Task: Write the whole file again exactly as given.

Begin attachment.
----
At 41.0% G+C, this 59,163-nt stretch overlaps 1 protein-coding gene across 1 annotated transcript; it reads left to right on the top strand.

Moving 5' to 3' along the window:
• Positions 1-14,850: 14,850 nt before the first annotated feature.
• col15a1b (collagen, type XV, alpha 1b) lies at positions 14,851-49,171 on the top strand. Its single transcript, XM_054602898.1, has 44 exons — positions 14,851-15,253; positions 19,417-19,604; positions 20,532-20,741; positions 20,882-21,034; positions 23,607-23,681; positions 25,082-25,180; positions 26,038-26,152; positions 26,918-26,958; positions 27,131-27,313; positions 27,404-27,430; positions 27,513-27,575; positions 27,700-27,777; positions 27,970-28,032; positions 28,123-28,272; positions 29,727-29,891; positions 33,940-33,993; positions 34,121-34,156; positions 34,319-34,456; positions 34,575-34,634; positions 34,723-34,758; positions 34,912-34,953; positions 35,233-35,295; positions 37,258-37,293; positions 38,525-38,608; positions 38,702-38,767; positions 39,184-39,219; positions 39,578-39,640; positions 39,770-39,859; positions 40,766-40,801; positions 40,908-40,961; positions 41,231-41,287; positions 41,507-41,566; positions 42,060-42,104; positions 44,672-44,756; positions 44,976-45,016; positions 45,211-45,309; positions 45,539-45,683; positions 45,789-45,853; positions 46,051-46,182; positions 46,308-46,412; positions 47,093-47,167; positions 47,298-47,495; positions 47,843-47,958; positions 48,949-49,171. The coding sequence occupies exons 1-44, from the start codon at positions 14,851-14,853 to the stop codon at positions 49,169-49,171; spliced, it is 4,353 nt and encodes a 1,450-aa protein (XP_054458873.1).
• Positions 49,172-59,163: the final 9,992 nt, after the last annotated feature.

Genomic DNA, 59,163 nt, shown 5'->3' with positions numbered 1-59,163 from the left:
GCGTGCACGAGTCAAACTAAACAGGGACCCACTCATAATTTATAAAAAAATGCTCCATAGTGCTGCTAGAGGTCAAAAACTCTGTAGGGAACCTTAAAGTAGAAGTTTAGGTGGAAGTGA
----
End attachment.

At 41.0% G+C, this 59,163-nt stretch overlaps 1 protein-coding gene across 1 annotated transcript; it reads left to right on the top strand.

Moving 5' to 3' along the window:
• Positions 1-14,850: 14,850 nt before the first annotated feature.
• col15a1b (collagen, type XV, alpha 1b) lies at positions 14,851-49,171 on the top strand. Its single transcript, XM_054602898.1, has 44 exons — positions 14,851-15,253; positions 19,417-19,604; positions 20,532-20,741; positions 20,882-21,034; positions 23,607-23,681; positions 25,082-25,180; positions 26,038-26,152; positions 26,918-26,958; positions 27,131-27,313; positions 27,404-27,430; positions 27,513-27,575; positions 27,700-27,777; positions 27,970-28,032; positions 28,123-28,272; positions 29,727-29,891; positions 33,940-33,993; positions 34,121-34,156; positions 34,319-34,456; positions 34,575-34,634; positions 34,723-34,758; positions 34,912-34,953; positions 35,233-35,295; positions 37,258-37,293; positions 38,525-38,608; positions 38,702-38,767; positions 39,184-39,219; positions 39,578-39,640; positions 39,770-39,859; positions 40,766-40,801; positions 40,908-40,961; positions 41,231-41,287; positions 41,507-41,566; positions 42,060-42,104; positions 44,672-44,756; positions 44,976-45,016; positions 45,211-45,309; positions 45,539-45,683; positions 45,789-45,853; positions 46,051-46,182; positions 46,308-46,412; positions 47,093-47,167; positions 47,298-47,495; positions 47,843-47,958; positions 48,949-49,171. The coding sequence occupies exons 1-44, from the start codon at positions 14,851-14,853 to the stop codon at positions 49,169-49,171; spliced, it is 4,353 nt and encodes a 1,450-aa protein (XP_054458873.1).
• Positions 49,172-59,163: the final 9,992 nt, after the last annotated feature.

Genomic DNA, 59,163 nt, shown 5'->3' with positions numbered 1-59,163 from the left:
GCGTGCACGAGTCAAACTAAACAGGGACCCACTCATAATTTATAAAAAAATGCTCCATAGTGCTGCTAGAGGTCAAAAACTCTGTAGGGAACCTTAAAGTAGAAGTTTAGGTGGAAGTGA